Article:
Join POLIN’s 2020 Warsaw Ghetto Uprising social-educational campaign


This year, the HHRC is partnerting with the POLIN Museum to raise awareness and remember the Warsaw Ghetto Uprising. You can learn more about the brave acts of resistance here or read our blogpost here. To learn more about the POLIN Museum, click here.

We do encourage you to join us for the eighth edition of our “Daffodils” social-educational campaign. We wish to commemorate the outbreak of the Warsaw Ghetto Uprising on 19 April 1943, as we have done for the past eight years.

This year’s edition will be special, as the circumstances that we have found ourselves in are far from the ordinary. In light of social distancing which we all are required to practise at the moment, the value of a community and of human solidarity seems all the more precious.

From its very inception, the “Daffodils” campaign was accompanied by the “Remembering Together” slogan. Let the remembering connect us all this time, too, albeit in a new virtual way.

This year, unlike the previous years, you will not meet the volunteers handing out paper daffodils—a symbol of remembering the Uprising—in the streets of Warsaw. However, you may grow the flower in the haven of your own home. It is really easy and does not require possessing a gardener’s bone.

1 – All you need to do is TO DOWNLOAD A TEMPLATE, print it and then fold it according to THE VIDEO INSTRUCTION, above.

2 – If you live in Maine, US, send and/or upload the photo to the HHRC below

Click or drag a file to this area to upload.

What if you don’t have a printer at home? There is a way out! You can participate in the campaign by using a frame with your profile picture on Facebook. Frames are available here >>

We also encourage you to share the special anniversary graphic design, which will become available on 19 April on the POLIN Museum profiles on social media: FacebookInstagramTwitter.
Let’s not forget about the hashtags: #RememberingTogether and #DaffodilsCampaign.

In these difficult and precarious times, it is particularly vital that we remember those who perished without a hope while themselves fostering kindness, mutual respect, care for the common welfare and solidarity with those in need.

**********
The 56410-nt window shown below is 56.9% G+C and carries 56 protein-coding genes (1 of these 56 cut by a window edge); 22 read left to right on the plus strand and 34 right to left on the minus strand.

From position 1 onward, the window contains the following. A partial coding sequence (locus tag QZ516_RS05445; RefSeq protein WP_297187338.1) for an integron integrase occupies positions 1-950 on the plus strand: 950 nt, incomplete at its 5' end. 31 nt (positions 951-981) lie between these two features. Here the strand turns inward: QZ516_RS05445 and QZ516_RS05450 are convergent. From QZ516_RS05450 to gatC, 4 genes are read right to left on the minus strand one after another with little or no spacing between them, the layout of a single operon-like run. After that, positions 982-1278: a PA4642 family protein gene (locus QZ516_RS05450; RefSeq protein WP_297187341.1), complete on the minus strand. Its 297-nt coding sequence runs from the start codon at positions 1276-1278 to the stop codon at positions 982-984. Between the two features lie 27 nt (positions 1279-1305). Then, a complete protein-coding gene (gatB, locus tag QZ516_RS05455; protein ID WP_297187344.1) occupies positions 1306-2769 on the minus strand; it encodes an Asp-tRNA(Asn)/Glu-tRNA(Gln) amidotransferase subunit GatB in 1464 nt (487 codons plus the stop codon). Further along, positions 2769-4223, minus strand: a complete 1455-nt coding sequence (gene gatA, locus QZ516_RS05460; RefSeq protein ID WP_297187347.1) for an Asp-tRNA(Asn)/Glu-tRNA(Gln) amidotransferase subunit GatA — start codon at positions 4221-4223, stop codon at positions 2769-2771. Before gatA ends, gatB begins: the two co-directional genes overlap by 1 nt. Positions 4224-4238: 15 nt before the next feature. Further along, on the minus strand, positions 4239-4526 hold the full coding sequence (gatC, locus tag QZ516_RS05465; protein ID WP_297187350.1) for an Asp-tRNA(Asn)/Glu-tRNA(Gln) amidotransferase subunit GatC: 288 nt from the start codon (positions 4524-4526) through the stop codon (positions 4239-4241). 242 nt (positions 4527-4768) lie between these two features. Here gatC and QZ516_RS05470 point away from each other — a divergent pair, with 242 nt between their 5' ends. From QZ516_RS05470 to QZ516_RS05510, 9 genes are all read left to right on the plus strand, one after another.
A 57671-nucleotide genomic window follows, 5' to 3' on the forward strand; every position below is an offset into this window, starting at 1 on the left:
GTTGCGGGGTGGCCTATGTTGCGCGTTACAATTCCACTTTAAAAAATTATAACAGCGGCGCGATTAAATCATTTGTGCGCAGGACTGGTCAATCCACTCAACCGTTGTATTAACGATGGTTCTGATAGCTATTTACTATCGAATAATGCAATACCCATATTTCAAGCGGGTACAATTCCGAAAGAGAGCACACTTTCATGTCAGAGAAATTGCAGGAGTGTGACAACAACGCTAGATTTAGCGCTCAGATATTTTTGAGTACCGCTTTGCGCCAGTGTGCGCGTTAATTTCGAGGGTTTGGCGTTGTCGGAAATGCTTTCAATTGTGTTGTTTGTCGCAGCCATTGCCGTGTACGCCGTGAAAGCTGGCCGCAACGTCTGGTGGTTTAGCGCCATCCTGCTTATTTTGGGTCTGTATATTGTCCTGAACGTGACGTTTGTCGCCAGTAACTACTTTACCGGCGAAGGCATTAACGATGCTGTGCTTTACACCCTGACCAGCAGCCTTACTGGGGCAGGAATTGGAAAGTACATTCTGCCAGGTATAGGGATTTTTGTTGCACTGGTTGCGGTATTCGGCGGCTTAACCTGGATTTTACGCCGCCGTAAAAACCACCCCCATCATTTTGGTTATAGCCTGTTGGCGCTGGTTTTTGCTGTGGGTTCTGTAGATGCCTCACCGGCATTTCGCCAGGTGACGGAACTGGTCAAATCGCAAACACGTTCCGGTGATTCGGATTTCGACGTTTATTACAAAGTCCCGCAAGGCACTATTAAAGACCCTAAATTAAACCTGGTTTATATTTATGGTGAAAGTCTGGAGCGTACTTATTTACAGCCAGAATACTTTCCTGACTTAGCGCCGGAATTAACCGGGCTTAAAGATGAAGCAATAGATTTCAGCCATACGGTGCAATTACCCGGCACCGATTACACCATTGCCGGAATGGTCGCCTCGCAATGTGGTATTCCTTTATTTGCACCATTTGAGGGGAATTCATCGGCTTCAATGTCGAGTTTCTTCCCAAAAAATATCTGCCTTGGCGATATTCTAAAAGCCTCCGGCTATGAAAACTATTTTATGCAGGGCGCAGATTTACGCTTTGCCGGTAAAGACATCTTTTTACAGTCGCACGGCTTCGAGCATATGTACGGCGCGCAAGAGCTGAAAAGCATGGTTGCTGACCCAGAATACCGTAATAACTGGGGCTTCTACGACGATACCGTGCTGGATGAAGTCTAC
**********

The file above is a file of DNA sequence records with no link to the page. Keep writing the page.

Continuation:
We cannot meet, but we can be together on that day. Let us Remember Together.

{{Privy:Embed campaign=1372091}}

The Latest from HHRC

Teaching Tolerance: The Weaponization of Whiteness in Schools

By HHRC | September 25, 2020

White supremacist or anti-Black attitudes don’t belong to only one ideology, one political party or one particular geographical location. These attitudes exist across different regions, socio-economic classes, income levels, education groups and political affiliations. Since both anti-Blackness and white supremacy are baked into our country’s foundation, they often play out in our daily lives.

READ: Teenage Ruth Bader Ginsburg Essay on the Holocaust

By HHRC | September 22, 2020

Ruth Bader Ginsberg z”l was tireless and relentless in her pursuit of social justice. She was articulate, determined, intelligent, steadfast and humble. If she had her moments of doubt or fear as she fought her battles – our battles – we did not see them.

Watch: Netflix Documentary ’13th’ explores Constitution, Slavery and Mass Incarceration

By HHRC | September 17, 2020

In the Netflix Documentary “13th,” director Ava DuVernay examines the issue of mass incarceration using footage and testimony from leading scholars and activists.

New Resources for Confronting White Nationalism

By HHRC | September 11, 2020

Educators can play a critical role in recognizing and addressing white nationalism. Two authors of Western States Center’s toolkit, ‘Confronting White Nationalism in Schools,’ explain how.

Rabbi Abraham Heschel on Racism

By HHRC | September 2, 2020

Racism is man’s gravest threat to man – the maximum of hatred for a minimum of reason. Rabbi Abraham Joshua Heschel About Rabbi Abraham Heschel By Erica Nadelhaft, HHRC Northern…